BAGHDAD, September 16, 2008 (AFP) – General Raymond Odierno, the towering artillery man who took over on Tuesday as the top US commander in Iraq, is a key architect of the surge which has sharply reduced violence in the country.
The six-foot-five (1.96-metre) Odierno, who sports a shaved head, cuts an imposing figure and already has two tours of duty in Iraq under his belt.
A West Point graduate from New Jersey, he rose through the ranks of army artillery, served in the 1991 Gulf War over Kuwait and was deputy commander of an army task force in Albania during the NATO air war over Kosovo in 1999.
He also served as military assistant to the chairman of the Joint Chiefs of Staff, General Peter Pace, and as a military adviser to Secretary of State Condoleezza Rice between tours in Iraq.
General David Petraeus oversaw the surge, but it was his former deputy Odierno who first proposed it in December 2006 to a resistant Pentagon, setting the stage for what would become a pivotal turn in the unpopular war.
The takeover from Petraeus to Odierno comes as Washington faces the challenge of pulling out and handing over to Iraqi forces without leaving behind a security void.
"He is the perfect man for the job," Petraeus said at the handover.
His successor said he has no illusions about the tough task ahead. "Iraq is now a different country from the one I had seen first. However, we must realise that these gains are fragile and reversible," the new commander said.
Odierno carried out the detailed counter-insurgency campaign that poured US troops into Baghdad, cleared Al-Qaeda insurgents from havens in communities surrounding the capital, and targeted Shiite extremists.
By the time Odierno left Iraq 15 months later, levels of violence had begun their downward plunge.
"Just as important as the surge was the change in our tactics, techniques and procedures that got us back out in the neighbourhoods," Odierno told reporters at the end of his tour in March.
"Our mantra was protect the population, protect the citizens of Iraq," said the decorated general, who earned a fourth star with his new command.
His embrace of the new counter-insurgency strategy marked an apparent conversion for Odierno, who was sharply criticised for running roughshod over civilians during his first tour in Iraq as commander of the US 4th Infantry Division in 2003-2004 in the area around Tikrit.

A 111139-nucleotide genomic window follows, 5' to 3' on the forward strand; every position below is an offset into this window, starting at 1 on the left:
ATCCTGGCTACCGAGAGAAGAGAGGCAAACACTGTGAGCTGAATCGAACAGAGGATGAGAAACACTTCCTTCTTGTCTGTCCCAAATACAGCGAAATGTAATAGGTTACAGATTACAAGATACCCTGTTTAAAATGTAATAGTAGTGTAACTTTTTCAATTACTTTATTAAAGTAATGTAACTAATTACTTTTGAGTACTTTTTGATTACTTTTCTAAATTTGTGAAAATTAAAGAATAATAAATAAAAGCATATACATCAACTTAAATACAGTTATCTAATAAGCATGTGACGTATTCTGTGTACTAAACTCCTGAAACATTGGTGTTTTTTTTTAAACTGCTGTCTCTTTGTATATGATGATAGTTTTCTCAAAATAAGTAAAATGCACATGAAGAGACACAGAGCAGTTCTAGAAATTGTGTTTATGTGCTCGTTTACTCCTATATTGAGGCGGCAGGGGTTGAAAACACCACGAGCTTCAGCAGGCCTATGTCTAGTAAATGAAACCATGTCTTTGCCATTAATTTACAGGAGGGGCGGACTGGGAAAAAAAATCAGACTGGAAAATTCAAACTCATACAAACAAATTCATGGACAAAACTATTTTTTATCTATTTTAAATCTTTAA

Odierno’s forces succeeded in capturing deposed Iraqi leader Saddam Hussein in December 2003, but contrary to US expectations it had little impact on an already flourishing insurgency against the US occupation.
By some accounts, the strong arm tactics used by the general, including mass arrests and cordoning off villages, had by then deeply alienated the Sunni population and fanned the insurgency.
Odierno has said his critics fail to recognise how dangerous the region was at the time.
After having taken the reins from Petraeus in a military ceremony in Baghdad, Odierno is now being entrusted with the crucially important "end game" in Iraq at a time of political transition at home.
Odierno, whose appointment is being seen as a guarantee of continuity, has argued consistently against sharp cutbacks in US troop levels in Iraq, warning of the risk of reversals.
And he will have a supporter in Petraeus, who moves to head the US Central Command, which oversees US military operations throughout the region.
But the 146,000-strong US force in Iraq will shrink by about 8,000 troops by January, when Bush turns over the presidency to his successor, with attention shifting toward Afghanistan.
US Defence Secretary Robert Gates, who made a surprise visit to Baghdad Monday, said Odierno would head "a mission in transition."
"The challenge for General Odierno is, how do we work with the Iraqis to preserve the gains that have already been achieved, and expand upon them even as the number of US forces are shrinking."